Dan Sallitt, director of The Unspeakable Act, gives a good interview—thoughtful and articulate, but in a rather jocular spirit. A former staff critic for the Los Angeles Reader, he is uncommonly well-equipped to elucidate his own work, drawing as much on his experience as a voracious life-long reader of films as a now four-time author of them. I’ve interviewed enough filmmakers to know that this is a rare and valuable quality. In early August, I conducted a live Q&A with Sallitt, following a presentation of his latest film at Double Double Land in Toronto, and in preparation I researched just about everything he’d yet said to press about the picture. This proved quite illuminating. I was struck, in particular, by his capacity to both distinguish and reconcile his intentions and their end result, which is to say that he seemed comfortable acknowledging that the film in his head was not the same one we were now seeing, and in fact was happy to speak to the apparent differences even when he couldn’t account for them.
There’s one observation, from an interview with the Notebook’s Craig Keller, that I’ve been thinking about a lot lately— not only insofar as it helps inform The Unspeakable Act but also, more broadly, how it relates to the ways we think about cinematic expression. It’s worth quoting the exchange at length:
Keller: What do you value in an actress or actor? What qualities attract you to use them for a film? What are some of the common characteristics across performers you admire in movies outside your own?
Sallitt: I hesitate to be too prescriptive about it, because it’s complex and context-dependent. I like actors who just want to exist plausibly, who don’t need to illustrate what they’re feeling. In real life we all spend 90 percent of our social energy trying to prevent other people from knowing what’s going on in our heads, so it can be difficult to use an actor who wants to signal internal states clearly.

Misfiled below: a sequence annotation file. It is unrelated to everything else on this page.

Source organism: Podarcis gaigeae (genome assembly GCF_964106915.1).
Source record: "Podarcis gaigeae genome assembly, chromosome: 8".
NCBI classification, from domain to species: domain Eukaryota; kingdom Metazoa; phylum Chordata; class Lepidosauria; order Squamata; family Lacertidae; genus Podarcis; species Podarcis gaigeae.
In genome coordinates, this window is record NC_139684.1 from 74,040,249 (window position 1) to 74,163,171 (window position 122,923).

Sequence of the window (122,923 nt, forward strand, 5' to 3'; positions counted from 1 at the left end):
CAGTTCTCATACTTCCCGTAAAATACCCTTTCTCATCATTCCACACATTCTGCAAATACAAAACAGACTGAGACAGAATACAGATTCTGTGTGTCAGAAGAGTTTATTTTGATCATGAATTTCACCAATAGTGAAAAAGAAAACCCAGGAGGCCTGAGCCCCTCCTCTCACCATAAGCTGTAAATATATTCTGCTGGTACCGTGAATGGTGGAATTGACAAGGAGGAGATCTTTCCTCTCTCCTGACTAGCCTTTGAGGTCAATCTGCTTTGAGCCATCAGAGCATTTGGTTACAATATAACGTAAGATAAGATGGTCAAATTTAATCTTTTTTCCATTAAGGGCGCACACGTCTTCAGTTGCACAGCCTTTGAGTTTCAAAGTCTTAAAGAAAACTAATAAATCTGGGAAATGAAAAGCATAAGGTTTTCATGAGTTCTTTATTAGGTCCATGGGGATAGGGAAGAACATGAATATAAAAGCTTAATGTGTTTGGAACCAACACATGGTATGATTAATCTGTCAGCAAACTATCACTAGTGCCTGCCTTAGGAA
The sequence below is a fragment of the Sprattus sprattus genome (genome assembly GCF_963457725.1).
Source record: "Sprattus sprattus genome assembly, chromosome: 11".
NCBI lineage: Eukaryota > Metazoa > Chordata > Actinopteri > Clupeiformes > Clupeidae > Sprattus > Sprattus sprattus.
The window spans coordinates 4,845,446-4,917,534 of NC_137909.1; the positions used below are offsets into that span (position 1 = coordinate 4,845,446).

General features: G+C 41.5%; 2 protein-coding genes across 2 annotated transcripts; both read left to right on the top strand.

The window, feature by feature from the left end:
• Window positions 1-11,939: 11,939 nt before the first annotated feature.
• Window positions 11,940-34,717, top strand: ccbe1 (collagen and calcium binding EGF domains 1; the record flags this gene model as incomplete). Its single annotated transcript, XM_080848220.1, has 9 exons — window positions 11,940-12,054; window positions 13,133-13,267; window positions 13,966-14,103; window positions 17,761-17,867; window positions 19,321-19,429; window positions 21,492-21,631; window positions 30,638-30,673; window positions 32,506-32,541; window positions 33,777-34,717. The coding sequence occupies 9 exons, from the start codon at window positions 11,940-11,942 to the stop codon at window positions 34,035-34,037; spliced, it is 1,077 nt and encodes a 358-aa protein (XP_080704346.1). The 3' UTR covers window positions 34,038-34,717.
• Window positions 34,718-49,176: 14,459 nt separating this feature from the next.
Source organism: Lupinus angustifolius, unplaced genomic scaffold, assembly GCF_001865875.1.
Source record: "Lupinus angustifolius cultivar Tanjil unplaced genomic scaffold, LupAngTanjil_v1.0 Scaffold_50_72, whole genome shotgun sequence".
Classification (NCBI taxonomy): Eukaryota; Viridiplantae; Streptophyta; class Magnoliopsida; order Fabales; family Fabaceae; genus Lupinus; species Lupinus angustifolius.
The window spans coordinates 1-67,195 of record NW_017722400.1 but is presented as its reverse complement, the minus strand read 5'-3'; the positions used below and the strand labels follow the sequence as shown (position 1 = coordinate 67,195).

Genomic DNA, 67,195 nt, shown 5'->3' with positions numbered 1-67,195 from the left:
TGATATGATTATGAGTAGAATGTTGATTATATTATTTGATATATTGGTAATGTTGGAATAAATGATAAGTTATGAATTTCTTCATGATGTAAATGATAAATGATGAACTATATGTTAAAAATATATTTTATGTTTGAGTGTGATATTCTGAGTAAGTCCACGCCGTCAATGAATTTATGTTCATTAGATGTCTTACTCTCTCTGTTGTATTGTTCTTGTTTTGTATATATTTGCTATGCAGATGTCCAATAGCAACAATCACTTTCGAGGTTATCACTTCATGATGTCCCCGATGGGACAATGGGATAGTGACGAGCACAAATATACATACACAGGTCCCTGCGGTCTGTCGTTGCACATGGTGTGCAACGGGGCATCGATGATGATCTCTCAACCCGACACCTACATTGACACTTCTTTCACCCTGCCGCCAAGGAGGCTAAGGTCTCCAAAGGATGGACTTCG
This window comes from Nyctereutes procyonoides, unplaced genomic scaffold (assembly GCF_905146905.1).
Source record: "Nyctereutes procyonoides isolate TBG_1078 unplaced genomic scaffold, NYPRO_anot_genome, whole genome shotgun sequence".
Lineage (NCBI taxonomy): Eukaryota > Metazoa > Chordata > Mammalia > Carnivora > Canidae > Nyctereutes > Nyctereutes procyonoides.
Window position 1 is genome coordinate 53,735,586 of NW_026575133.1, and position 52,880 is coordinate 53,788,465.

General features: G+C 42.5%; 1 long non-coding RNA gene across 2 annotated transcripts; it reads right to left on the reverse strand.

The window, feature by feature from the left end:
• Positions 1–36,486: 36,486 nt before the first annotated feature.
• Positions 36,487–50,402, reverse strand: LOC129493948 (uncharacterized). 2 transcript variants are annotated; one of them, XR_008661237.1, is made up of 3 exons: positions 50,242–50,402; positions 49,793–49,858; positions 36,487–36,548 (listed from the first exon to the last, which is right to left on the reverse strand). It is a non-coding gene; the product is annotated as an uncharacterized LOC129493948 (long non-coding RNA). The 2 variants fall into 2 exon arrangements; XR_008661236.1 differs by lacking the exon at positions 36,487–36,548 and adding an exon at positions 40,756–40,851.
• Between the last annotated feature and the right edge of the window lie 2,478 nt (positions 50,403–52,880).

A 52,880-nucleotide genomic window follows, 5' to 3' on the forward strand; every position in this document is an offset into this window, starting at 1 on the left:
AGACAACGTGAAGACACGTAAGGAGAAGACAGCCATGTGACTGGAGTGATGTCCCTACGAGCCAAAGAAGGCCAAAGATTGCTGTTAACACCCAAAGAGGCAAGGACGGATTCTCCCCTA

The notion that we “spend ninety percent of our social energy trying to prevent other people from knowing what’s going on in our heads”—that we more often restrain, rather than express, how we feel at any given moment—seems at odds with both the purpose and methods of acting on stage or on camera, which generally require that a performer do more than simply “exist plausibly.” But this isn’t always the case. When we watch a film, we accept that we won’t always know what a character is thinking because that ambiguity adds suspense to the action, and how a character behaves over a sustained period of time usually clues us in retroactively. Think, for example, of Carmela Corleone’s funeral toward the end of The Godfather Part II: it isn’t immediately clear, when Michael concedes to Connie’s appeal for mercy and embraces Fredo, whether he intends to commit the fratricide he’d alluded to much earlier. Here Michael spends his social energy preventing us from knowing what’s going on in his head. A little later, when Al shoots Fredo out on the fishing boat, Michael’s feelings are finally illustrated: he never forgave his brother and planned to kill him all along.